The LawFuel gender survey of New Zealand’s largest law firms shows a welcome and continued improvement in gender parity among the larger practices, although the gender imbalance in the profession remains a persistent issue.
There are more women in law than ever with almost 54 per cent of the more than 15,500 New Zealand lawyers being women, a figure that has increased by 10 per cent in the past 10 years.. But there has long been the issue of the relative lack women reaching partnership and law firm gender parity has been a festering issue for many years.
In our last survey, in 2020 we saw an increase in the percentage of women partners in law firms, although the New Zealand law profession has previously had the widest gender pay gap of any other in the country.
In 2018 the NZME’s YUDU survey revealed some reasonably depressing statistics about the gender gap in the law profession. The gap continues, although increasing promotion levels of women have slowly redressed it.
The number of large firm leaders who are female remains low (as below), remaining at less that one third of the largest firms, which it was four years ago when the Law Society reported the figures.
The 2018 number of women who are partners in the 20 largest firms was just over 28 per cent of total partners and that figure is not significantly bigger today, while several of the large firms are not disclosing the number of women partners who are also equity-sharing, a sure sign of gender parity.
The situation regarding women in law in other countries has been bleak. In 2018 women comprised fewer than 20 per cent of equity partners in the top US law firms. And women earned less as well, taking home 85 cents to the ‘man’s’ dollar.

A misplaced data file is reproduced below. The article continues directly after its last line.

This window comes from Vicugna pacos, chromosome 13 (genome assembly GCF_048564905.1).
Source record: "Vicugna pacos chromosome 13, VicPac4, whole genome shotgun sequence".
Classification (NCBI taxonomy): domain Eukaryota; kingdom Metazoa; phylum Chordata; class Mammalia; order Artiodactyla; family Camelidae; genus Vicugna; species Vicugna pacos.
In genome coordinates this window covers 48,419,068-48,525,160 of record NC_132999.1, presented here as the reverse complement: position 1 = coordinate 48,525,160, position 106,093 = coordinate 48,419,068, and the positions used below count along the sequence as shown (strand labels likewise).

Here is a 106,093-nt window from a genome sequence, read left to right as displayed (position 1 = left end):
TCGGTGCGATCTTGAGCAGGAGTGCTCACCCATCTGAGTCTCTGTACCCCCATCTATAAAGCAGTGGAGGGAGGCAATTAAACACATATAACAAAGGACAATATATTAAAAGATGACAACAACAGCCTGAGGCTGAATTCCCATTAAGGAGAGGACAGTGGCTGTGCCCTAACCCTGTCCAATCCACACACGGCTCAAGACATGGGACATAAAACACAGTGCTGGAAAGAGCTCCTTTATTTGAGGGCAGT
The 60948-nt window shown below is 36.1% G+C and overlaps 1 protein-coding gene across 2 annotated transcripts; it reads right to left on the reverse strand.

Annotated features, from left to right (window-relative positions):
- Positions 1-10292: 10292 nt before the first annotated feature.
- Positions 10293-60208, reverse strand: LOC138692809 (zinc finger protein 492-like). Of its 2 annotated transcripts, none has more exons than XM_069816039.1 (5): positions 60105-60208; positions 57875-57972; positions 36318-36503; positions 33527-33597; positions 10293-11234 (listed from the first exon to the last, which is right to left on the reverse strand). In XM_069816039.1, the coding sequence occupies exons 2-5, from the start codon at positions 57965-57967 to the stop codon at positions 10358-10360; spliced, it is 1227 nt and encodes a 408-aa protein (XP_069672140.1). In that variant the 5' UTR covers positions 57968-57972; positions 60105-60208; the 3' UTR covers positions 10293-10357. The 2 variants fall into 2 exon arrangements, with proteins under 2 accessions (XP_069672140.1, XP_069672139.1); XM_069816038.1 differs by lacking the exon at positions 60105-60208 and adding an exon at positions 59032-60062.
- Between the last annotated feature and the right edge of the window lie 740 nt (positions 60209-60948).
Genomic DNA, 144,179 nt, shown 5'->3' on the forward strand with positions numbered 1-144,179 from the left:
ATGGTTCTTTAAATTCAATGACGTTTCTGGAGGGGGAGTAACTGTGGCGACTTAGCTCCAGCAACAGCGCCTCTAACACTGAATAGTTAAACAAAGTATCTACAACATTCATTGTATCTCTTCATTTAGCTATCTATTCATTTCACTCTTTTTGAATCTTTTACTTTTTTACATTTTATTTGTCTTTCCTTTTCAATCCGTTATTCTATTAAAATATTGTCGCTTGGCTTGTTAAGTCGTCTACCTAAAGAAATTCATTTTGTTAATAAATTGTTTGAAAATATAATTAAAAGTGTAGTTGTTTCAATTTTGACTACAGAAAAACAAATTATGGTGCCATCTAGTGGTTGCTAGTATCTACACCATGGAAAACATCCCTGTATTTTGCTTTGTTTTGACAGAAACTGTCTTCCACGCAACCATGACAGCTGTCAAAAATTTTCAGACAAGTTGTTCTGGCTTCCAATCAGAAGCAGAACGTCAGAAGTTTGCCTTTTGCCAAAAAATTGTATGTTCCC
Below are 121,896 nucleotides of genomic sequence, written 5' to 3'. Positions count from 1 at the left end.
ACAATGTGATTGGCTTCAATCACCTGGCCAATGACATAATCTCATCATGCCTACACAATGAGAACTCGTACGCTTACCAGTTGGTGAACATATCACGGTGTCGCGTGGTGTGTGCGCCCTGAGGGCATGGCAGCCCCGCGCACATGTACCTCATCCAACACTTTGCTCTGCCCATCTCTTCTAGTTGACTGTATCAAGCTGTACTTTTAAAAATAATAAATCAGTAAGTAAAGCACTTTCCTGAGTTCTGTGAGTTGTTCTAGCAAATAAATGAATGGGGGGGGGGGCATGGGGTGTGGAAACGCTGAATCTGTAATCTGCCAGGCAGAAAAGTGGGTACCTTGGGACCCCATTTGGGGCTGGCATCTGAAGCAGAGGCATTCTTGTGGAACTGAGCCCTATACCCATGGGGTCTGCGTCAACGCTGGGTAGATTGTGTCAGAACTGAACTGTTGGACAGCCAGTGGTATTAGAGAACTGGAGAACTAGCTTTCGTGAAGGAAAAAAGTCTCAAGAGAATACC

There is no questions that gender parity is a key factor in both recruitment and rertention of staff, quite apart from the obvious equity considerations.
A recent Australian report from online recruiter SEEK showed that 73 per cent of Gen Z women said diversity in the workplace was a “must” when deciding on a new job. Nearly 40 per cent of Gen Z women said they would favour an employer that had women in leadership roles.
A recent US commentary from partner Ann Olivarius (right) had a number of suggestions for what law firms need to do to promote the interests of women and recognize their talents.
No More Hiding – Firms should commit to renouncing the use of non-disclosure agreements and private arbitration for in-house sexual discrimination and harassment complaints—unless specifically requested by the complainant.
She noted that women who experience discrimination should file a formal grievance and, if necessary, a lawsuit. “Both are awful experiences, as I know from my own caseload of brave women and my own early workplace experiences. But we need to help each other, and airing the sexist dirty laundry is a painful, but necessary, step.”
Equal Pay Announcements – MinterEllisonRuddWatts recently announced their pay gap reporting scale, the first New Zealand law firm to do so. Law firms should follow release annual gender audits of salaries, positions, opportunities offered, and plans for redressing gaps.